When I decided to have elective surgery in Europe, I was covered by an American health care plan. Economic, cultural, and practice differences assure that this will not be an easy union, and my case worker at WorldWide worked with me for weeks as we put the deal together. She was great and everything worked out fine, but I thought it was worth recounting some of the experiences for those facing similar circumstances.
0) During the pre-surgical workup, I needed to pay bills out-of-pocket before leaving the doctor’s office, then submit the paperwork to WorldWide for reimbursement. The x-rays were non-controversial, well documented and covered. The consultation with the surgeon was reimbursed at 10%, supposedly due to incorrect procedure coding.
Since the doctor’s report (in Italian) is translated by WorldWide before being processed by their US payment group, the error was internal, but took a month to even get that acknowledged. Time differences and their reluctance to make international phone calls complicated the process further. Keep all documentation and be prepared to follow-up relentlessly if reimbursement falls inexplicably short.
1) Prior to admission, there are two issues to be overcome, and the provider asks for two weeks to resolve them with the hospital.
One was to determine whether the hospital was an in- or out- of network, and thus eligible for 90% or 70% coverage of the procedure, respectively. The provider first issued estimates supporting both conclusions, forcing another review.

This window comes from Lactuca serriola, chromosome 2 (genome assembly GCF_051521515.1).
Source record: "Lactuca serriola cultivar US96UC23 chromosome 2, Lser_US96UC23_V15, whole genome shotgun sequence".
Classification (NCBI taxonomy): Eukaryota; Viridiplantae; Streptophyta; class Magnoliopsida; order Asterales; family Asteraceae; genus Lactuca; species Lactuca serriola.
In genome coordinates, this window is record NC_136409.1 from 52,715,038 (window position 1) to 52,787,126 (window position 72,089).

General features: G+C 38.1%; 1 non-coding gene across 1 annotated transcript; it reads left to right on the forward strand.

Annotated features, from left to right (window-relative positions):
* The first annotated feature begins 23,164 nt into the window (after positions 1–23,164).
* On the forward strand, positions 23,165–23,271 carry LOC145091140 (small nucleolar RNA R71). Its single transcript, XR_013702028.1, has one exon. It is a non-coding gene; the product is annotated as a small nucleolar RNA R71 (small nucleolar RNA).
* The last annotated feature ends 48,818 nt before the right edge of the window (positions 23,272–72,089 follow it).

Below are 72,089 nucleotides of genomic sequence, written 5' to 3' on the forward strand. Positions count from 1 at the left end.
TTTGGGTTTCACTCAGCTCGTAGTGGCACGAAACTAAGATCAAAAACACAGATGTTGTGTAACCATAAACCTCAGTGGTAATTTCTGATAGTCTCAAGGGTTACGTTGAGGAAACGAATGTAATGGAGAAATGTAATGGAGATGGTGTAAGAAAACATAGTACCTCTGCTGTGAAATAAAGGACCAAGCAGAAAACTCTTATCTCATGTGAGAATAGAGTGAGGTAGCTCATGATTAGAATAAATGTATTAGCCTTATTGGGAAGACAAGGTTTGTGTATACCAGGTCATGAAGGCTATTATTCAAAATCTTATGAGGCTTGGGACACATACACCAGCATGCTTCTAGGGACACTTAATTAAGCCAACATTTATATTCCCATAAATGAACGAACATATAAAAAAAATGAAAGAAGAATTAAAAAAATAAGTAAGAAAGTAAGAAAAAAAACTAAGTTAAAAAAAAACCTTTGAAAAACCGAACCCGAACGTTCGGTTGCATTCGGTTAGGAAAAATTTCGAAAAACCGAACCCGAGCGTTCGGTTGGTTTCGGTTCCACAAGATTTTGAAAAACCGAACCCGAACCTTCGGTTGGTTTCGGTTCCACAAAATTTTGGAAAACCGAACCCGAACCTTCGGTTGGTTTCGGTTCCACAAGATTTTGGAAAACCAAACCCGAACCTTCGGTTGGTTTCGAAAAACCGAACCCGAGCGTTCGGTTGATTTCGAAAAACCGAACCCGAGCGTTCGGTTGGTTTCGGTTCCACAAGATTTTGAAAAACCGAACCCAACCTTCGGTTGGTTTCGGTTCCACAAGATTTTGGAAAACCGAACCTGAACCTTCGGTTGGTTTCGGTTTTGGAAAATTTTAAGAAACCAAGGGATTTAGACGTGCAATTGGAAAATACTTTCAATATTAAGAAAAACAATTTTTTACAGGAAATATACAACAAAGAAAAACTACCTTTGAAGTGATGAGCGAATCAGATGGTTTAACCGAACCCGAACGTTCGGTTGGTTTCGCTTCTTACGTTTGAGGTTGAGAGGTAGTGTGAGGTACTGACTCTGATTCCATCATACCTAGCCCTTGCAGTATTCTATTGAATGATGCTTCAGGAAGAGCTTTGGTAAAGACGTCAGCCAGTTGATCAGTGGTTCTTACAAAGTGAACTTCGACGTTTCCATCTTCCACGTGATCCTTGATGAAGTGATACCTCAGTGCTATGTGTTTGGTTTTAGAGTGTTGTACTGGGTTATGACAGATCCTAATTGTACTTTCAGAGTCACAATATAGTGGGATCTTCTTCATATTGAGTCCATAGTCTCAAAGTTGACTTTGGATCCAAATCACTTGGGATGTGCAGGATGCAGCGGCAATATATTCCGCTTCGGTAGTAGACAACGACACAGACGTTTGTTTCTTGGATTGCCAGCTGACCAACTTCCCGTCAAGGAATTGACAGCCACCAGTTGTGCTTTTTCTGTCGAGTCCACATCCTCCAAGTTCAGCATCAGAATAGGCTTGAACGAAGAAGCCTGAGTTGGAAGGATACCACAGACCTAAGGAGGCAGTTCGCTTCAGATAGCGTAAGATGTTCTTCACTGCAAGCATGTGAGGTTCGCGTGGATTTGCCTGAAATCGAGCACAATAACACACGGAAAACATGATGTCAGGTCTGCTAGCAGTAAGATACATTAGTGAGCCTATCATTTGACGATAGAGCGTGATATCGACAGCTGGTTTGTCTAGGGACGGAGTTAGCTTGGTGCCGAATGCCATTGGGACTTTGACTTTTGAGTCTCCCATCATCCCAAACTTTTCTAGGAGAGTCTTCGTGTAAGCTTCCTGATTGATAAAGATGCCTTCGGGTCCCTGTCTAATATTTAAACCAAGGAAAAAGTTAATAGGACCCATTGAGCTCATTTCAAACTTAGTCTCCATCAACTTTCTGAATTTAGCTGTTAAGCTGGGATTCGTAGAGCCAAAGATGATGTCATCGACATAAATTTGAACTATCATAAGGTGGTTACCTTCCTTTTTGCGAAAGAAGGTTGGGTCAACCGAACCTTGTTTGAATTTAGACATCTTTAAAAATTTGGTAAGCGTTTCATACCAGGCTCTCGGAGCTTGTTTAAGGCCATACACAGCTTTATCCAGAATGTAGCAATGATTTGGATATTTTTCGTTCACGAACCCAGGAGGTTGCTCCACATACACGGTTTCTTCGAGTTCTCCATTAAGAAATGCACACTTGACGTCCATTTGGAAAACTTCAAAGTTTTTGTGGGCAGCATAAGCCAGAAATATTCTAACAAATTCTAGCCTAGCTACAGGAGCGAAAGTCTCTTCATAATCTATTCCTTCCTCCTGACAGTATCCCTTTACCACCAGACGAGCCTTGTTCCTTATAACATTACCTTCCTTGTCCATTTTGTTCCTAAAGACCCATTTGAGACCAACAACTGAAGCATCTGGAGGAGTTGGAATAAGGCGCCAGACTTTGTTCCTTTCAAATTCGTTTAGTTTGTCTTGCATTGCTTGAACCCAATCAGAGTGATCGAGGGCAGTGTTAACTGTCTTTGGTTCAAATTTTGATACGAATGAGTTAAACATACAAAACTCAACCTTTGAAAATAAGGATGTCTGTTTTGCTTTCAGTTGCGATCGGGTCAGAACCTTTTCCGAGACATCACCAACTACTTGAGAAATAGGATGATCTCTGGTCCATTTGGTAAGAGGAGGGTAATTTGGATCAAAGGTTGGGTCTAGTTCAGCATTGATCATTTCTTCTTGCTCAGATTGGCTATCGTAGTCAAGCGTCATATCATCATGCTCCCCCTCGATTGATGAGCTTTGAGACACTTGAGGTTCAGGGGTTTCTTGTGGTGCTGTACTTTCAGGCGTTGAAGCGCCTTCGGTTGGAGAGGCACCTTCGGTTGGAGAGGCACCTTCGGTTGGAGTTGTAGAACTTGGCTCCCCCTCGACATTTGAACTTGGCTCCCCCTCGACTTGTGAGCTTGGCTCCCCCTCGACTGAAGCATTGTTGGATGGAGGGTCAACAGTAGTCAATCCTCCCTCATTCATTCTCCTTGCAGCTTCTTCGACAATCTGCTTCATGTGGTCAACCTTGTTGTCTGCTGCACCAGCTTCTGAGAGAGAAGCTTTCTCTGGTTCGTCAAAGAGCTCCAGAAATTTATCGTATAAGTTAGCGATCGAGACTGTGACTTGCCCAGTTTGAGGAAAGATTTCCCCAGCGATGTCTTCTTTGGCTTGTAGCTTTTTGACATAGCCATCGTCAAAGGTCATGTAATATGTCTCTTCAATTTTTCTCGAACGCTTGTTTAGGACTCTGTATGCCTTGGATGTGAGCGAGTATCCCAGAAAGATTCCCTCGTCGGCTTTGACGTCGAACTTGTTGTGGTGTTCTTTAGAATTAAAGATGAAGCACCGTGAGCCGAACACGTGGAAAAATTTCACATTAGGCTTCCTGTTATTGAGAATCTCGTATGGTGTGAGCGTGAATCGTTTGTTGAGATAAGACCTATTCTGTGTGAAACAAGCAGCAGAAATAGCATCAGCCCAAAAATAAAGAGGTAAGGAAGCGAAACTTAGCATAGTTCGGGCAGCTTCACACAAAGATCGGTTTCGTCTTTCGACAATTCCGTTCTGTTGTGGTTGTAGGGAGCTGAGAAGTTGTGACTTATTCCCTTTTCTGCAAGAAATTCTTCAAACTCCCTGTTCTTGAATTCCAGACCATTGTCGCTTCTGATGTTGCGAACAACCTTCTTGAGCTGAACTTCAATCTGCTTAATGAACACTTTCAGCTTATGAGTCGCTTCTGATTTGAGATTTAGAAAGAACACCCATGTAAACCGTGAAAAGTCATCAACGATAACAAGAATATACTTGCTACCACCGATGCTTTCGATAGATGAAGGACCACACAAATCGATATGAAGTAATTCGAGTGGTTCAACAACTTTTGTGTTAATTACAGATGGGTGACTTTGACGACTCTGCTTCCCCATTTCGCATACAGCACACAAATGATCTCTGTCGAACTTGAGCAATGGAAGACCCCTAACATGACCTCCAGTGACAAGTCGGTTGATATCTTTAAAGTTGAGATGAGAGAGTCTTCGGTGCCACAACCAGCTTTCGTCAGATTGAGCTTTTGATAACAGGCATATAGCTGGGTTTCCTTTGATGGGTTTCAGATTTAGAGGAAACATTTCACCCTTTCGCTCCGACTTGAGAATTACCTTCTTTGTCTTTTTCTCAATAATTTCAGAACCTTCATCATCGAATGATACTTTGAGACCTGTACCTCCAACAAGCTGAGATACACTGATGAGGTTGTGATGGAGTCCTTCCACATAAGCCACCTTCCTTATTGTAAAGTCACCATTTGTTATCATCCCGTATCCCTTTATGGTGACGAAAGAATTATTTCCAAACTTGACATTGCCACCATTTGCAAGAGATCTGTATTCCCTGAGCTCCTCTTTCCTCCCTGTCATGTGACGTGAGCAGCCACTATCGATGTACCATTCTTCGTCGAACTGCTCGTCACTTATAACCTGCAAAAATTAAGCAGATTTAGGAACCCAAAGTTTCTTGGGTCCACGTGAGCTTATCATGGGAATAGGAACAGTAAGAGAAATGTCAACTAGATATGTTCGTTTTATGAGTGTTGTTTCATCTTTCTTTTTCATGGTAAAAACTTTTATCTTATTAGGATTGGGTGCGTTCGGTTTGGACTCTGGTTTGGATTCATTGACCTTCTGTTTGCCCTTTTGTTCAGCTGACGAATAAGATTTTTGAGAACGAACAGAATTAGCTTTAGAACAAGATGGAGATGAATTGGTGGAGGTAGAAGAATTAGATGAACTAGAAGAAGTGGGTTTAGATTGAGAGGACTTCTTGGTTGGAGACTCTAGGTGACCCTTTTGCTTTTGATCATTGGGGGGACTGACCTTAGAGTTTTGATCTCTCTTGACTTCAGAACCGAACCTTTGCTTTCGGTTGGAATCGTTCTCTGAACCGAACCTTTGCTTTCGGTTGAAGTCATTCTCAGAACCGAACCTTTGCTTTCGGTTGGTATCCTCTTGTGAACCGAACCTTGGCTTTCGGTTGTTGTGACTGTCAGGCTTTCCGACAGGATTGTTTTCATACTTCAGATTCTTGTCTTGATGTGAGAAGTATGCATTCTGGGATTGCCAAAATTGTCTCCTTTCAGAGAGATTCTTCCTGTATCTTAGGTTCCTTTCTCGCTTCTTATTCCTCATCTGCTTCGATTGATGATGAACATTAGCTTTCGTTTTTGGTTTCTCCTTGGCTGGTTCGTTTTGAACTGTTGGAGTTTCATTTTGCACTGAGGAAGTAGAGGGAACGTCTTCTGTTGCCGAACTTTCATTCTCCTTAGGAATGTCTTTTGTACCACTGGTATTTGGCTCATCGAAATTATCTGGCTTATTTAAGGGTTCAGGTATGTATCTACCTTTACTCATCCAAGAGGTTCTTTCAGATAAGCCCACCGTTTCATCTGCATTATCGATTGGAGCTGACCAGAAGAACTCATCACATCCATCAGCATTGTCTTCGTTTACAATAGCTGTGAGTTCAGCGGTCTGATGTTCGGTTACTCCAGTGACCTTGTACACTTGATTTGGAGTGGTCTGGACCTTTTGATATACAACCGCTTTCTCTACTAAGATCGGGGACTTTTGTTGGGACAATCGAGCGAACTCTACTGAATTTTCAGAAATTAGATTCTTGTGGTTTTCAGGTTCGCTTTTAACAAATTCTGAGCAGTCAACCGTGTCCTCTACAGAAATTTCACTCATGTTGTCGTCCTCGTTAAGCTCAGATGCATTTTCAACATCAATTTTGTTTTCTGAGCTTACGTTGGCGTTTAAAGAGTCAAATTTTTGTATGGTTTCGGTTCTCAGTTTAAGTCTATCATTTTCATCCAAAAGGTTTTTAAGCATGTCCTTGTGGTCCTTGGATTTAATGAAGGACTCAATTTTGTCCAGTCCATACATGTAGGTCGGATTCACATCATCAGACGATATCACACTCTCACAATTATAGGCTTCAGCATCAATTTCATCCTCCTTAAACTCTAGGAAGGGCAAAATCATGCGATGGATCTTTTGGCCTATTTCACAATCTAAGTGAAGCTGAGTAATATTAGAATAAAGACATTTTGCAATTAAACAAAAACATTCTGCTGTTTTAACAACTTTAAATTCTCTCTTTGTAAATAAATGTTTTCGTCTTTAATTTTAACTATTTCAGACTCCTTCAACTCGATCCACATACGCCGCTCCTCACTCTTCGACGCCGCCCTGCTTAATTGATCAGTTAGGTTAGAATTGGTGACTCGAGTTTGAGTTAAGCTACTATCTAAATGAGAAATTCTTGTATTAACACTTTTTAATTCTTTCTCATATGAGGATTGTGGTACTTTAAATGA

The second was what my out-of-pocket limit would be: by limiting both their payment and my exposure, the hospital had to accept some risk as well. In the end, it was around $3000, above the yearly maximum deductable for the policy, which I still need to sort out.
At that point a Guarantee of Coverage (GOC) is issued: get a copy as it’s your contract for the care. Until that document is available, the prep is not complete.
I’d say that the ‘two week’ rule is really a minimum: in practice, things can take longer, and I was literally on the phone with the case managers up to the final night.
2) Once admitted, the insurance proceeds incrementally, which confused the doctors and hospital a lot. Aimed at assuring quality and managing cost, it’s a surprising bit of over-control and micro-management that baffles the Europeans. The provider pre-approves the first two days of care, then reviews the case to determine what to approve for the next two days, and so on.
It leads to a recurring comedy of communications.
Questions would be faxed in from the US, the doctor would come ask why he was getting questions, I’d look for someone who understood US procedures enough to answer, WorldWide would call the doctor’s cell, I’d call WorldWide: it became a very active rotation.
3) Some in-hospital costs were not covered: I was given a pair of crutches and asked for 68 CHF, cash, to cover them. The pharmacy charges for discharge meds (150 CHF) and admission deductable (50 CHF) could slip onto a visa card.
It’s best to be prepared with a contingency fund and a card with an adequate credit limit in case this comes up.
- Plan things early with the hospital, doctor, and insurer to help connect people together, and make sure everyone has the same name, date, and case number.
- Get a strong working relationship with the case manager and use only them to track progress and to answer questions.
- Don’t start until the GOC is in hand, and walk away to Plan B (US-Based) if the issues don’t clearly resolve.
- Have some extra cash and credit on hand when you go in.
- Keep track of your deductibles and reimbursement paperwork.